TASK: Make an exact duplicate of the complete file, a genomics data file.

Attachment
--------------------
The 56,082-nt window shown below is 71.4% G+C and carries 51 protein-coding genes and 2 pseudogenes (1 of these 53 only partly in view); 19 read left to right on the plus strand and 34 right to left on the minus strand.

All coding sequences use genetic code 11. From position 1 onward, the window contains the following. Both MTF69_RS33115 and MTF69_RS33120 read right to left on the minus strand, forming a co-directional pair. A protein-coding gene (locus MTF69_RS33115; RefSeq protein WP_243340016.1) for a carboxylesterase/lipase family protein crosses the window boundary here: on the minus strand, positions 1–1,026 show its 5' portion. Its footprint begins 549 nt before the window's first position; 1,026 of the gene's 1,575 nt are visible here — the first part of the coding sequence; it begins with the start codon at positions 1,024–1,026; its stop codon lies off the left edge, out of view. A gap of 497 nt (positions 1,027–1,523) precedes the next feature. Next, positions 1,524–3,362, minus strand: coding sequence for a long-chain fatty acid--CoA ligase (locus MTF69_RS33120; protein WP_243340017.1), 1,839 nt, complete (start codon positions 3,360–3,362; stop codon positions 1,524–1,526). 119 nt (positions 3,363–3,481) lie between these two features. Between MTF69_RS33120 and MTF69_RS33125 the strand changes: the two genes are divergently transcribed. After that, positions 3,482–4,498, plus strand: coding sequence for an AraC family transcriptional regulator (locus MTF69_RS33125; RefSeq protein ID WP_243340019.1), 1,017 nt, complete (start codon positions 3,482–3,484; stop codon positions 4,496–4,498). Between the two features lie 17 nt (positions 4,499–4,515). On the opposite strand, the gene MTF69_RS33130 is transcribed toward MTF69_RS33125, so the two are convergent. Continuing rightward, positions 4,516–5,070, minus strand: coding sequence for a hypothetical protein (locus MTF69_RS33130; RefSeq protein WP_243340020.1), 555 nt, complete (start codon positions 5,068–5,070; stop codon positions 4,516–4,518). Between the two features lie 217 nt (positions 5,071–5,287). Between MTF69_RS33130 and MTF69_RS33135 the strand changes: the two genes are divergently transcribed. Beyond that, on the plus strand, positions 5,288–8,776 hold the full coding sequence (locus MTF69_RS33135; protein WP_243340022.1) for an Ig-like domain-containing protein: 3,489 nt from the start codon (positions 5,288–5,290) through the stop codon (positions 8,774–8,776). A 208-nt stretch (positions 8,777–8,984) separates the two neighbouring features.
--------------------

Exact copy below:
The 56,082-nt window shown below is 71.4% G+C and carries 51 protein-coding genes and 2 pseudogenes (1 of these 53 only partly in view); 19 read left to right on the plus strand and 34 right to left on the minus strand.

All coding sequences use genetic code 11. From position 1 onward, the window contains the following. Both MTF69_RS33115 and MTF69_RS33120 read right to left on the minus strand, forming a co-directional pair. A protein-coding gene (locus MTF69_RS33115; RefSeq protein WP_243340016.1) for a carboxylesterase/lipase family protein crosses the window boundary here: on the minus strand, positions 1–1,026 show its 5' portion. Its footprint begins 549 nt before the window's first position; 1,026 of the gene's 1,575 nt are visible here — the first part of the coding sequence; it begins with the start codon at positions 1,024–1,026; its stop codon lies off the left edge, out of view. A gap of 497 nt (positions 1,027–1,523) precedes the next feature. Next, positions 1,524–3,362, minus strand: coding sequence for a long-chain fatty acid--CoA ligase (locus MTF69_RS33120; protein WP_243340017.1), 1,839 nt, complete (start codon positions 3,360–3,362; stop codon positions 1,524–1,526). 119 nt (positions 3,363–3,481) lie between these two features. Between MTF69_RS33120 and MTF69_RS33125 the strand changes: the two genes are divergently transcribed. After that, positions 3,482–4,498, plus strand: coding sequence for an AraC family transcriptional regulator (locus MTF69_RS33125; RefSeq protein ID WP_243340019.1), 1,017 nt, complete (start codon positions 3,482–3,484; stop codon positions 4,496–4,498). Between the two features lie 17 nt (positions 4,499–4,515). On the opposite strand, the gene MTF69_RS33130 is transcribed toward MTF69_RS33125, so the two are convergent. Continuing rightward, positions 4,516–5,070, minus strand: coding sequence for a hypothetical protein (locus MTF69_RS33130; RefSeq protein WP_243340020.1), 555 nt, complete (start codon positions 5,068–5,070; stop codon positions 4,516–4,518). Between the two features lie 217 nt (positions 5,071–5,287). Between MTF69_RS33130 and MTF69_RS33135 the strand changes: the two genes are divergently transcribed. Beyond that, on the plus strand, positions 5,288–8,776 hold the full coding sequence (locus MTF69_RS33135; protein WP_243340022.1) for an Ig-like domain-containing protein: 3,489 nt from the start codon (positions 5,288–5,290) through the stop codon (positions 8,774–8,776). A 208-nt stretch (positions 8,777–8,984) separates the two neighbouring features.